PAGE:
Public Intellectuals, Engaged Scholars, Committed Students and Practical Politics
Our department is committed to a kind of political science that evokes such phrases. We believe the study and teaching of political science should:
- be relevant to real-world concerns
- help students gain practical experience in testing ideas and building knowledge through community engagement
- feature instructors with a history of social engagement
- and, above all, foster engaged citizenship in students
Fostering Community Engagement
Over the last few decades, our Department has built several innovative community engagement programs to advance such principles, and many department faculty have won substantial grants to expand their community engagement offerings. We have become nationally known for our programs in indigenous politics, international human rights and inner-city community development, to name a few.
Our formal classroom curriculum builds on and benefits greatly from the community engagement work of many of our professors and instructors. Students of our program will find ample opportunity to explore the innovative community engagement programs these professors have created, even while receiving real-world experience in a variety of professional and community settings.
Professors With Broad Community Experience
We are proud to feature faculty trained at the very best of America's universities, and who also bring a deep personal history of community engagement into their classes. Professors do not expect students to share their politics or to participate in similar community projects, but students do benefit from the practical political knowledge gained by our faculty in their community work. Our full-time, rostered faculty, and some of their experiences, include:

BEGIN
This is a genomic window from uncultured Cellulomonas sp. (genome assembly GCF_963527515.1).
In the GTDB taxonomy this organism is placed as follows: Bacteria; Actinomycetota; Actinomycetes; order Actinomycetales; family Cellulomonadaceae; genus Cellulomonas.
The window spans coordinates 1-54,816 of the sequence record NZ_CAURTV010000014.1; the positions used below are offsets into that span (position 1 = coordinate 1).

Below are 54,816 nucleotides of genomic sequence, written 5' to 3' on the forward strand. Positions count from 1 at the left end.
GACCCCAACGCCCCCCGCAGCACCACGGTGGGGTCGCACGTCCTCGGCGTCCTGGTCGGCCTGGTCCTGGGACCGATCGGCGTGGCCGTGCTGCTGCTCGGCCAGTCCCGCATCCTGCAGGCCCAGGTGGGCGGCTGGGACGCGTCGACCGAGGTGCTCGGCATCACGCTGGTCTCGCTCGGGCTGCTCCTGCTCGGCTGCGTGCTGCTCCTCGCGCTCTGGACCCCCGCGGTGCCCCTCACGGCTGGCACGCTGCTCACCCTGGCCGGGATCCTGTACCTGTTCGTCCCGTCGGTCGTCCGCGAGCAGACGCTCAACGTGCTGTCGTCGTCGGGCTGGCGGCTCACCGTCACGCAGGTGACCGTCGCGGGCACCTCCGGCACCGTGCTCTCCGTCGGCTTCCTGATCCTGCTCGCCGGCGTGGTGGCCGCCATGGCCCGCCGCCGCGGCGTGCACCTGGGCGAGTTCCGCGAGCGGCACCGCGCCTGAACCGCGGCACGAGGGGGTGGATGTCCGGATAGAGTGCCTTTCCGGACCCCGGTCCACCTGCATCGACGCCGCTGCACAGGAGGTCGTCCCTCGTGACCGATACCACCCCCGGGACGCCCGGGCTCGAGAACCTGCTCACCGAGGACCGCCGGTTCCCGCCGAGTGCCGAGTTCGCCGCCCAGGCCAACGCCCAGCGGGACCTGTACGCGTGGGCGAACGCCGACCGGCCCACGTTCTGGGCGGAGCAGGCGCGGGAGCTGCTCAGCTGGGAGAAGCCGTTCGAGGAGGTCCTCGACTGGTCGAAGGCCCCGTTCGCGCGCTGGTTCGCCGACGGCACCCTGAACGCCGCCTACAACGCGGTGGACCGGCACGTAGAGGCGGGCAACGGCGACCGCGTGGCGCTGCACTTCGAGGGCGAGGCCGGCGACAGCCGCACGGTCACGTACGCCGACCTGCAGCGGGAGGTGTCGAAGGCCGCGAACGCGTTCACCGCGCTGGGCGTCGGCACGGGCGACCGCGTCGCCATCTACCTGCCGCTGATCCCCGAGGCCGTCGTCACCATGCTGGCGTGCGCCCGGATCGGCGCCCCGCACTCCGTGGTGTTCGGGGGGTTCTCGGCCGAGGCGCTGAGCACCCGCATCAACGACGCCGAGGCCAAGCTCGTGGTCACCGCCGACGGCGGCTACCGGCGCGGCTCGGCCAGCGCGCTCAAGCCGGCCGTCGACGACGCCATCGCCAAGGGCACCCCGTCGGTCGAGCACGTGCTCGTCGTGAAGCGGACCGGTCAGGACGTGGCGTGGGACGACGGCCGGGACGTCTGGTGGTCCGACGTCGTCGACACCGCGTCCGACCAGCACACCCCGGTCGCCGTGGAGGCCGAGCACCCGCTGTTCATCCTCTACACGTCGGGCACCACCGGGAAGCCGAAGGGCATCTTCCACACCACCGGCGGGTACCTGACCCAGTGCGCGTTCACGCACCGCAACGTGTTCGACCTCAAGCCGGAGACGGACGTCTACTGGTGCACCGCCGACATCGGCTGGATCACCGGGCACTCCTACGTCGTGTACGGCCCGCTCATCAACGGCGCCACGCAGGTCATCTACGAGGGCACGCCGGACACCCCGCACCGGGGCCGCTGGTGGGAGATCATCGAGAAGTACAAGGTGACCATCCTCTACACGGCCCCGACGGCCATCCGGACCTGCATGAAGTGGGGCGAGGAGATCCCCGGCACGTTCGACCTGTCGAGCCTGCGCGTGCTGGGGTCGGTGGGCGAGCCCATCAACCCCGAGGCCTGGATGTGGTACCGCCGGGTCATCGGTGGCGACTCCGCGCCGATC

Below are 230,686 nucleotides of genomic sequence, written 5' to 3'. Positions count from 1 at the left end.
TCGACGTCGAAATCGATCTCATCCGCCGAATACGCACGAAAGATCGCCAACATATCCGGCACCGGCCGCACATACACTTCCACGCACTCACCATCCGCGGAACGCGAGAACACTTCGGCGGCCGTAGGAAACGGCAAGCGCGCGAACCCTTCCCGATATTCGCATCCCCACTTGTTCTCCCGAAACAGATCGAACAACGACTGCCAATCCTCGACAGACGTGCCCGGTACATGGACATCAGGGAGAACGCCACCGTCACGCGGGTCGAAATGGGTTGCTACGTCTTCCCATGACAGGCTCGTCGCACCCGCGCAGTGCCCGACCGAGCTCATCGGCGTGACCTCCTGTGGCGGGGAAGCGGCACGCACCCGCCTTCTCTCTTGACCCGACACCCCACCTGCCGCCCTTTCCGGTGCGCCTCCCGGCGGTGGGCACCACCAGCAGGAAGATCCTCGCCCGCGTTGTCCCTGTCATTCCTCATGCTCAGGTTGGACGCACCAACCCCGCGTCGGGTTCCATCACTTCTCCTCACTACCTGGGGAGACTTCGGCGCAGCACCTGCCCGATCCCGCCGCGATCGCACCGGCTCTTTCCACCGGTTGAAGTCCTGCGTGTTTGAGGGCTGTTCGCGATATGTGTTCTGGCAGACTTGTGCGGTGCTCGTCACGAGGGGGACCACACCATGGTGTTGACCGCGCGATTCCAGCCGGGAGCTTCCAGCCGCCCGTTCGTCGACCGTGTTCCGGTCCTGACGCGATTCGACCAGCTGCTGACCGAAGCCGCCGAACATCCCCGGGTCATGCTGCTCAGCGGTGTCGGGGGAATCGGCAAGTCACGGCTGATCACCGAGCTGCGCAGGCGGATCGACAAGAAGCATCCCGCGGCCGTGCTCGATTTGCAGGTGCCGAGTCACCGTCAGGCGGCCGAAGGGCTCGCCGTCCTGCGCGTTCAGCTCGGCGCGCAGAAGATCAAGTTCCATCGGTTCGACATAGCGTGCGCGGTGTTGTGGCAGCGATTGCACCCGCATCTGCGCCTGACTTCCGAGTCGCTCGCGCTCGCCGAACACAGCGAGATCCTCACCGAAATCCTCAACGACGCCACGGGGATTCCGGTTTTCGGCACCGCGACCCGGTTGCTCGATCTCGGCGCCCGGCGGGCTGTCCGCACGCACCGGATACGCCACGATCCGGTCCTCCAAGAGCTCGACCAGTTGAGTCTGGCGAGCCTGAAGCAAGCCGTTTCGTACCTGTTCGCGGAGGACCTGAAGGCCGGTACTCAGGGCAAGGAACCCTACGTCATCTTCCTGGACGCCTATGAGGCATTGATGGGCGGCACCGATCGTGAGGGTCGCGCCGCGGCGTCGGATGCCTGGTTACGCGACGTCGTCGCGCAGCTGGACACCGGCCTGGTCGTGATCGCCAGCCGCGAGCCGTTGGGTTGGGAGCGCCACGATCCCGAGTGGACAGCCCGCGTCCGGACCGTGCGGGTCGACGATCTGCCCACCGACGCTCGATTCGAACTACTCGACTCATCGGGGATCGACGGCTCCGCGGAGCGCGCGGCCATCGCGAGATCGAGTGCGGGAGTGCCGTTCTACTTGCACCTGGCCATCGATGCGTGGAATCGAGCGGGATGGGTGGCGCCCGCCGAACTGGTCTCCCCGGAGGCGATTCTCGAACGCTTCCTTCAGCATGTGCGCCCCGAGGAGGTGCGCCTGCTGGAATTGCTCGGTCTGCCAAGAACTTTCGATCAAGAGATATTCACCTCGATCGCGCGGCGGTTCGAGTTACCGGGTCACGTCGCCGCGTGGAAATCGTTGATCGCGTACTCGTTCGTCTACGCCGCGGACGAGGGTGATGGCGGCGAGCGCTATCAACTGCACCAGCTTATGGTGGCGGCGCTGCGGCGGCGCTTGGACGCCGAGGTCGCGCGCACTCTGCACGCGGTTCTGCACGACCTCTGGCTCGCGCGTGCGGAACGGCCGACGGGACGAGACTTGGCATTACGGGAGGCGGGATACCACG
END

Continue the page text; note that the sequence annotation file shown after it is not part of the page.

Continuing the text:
In graduate school in the early 1970s involved in the beginnings of Women's Studies and in what we called "the women's liberation movement." Field work in India on women and politics and social movements, most recently on a Fulbright to India in 2005.
Christoph H. Stefes
His research focuses on the political and economic transitions in post-Soviet Central Eurasia. He worked on civil society building projects in Georgia (1998-99) and Uzbekistan (2000). In addition, Dr. Stefes is interested in European politics and regularly takes students to Europe to gain firsthand experiences. He is an active member of the American Council on Germany.
Personal experience living within and conducting intensive participant-observation research in a variety of international communes and other "intentional communities." Recent experience as an activist in the politics surrounding midwifery, La Leche League and children's rights.
Host and producer of local community radio program covering political affairs. Active in the politics surrounding public radio. Close knowledge of (and participation in) in the political affairs of Mexico, Latin and South America, with extensive travel through Cuba and Mexico.
One of America's leading Native American scholars and activists. Internationally active in indigenous people's politics. Active member of the American Indian Movement and founding member of Denver's All Nations Alliance.
An active member of the pacifist American Friends Service Committee. A local activist in the nuclear disarmament movement, and a leader in the campaign to terminate nuclear weapons production work at Rocky Flats.
Active in low-income inner-city community development work throughout Denver, with a history of activism in San Francisco's Tenderloin neighborhood. Consultant to and co-founder of Denver's Save Our Section 8 Housing Coalition and the Centro Humanitario para los Trabajadores, an organizing center for Denver's immigrant day laborers.
An active member of the College of Liberal Arts & Sciences Faculty Council, he teaches courses on American government, Congress, the presidency and research methodology. Research interests concern American political institutions, congressional oversight and federal policy making. His dissertation examined macropolitical conflicts between the legislative and executive branches of government.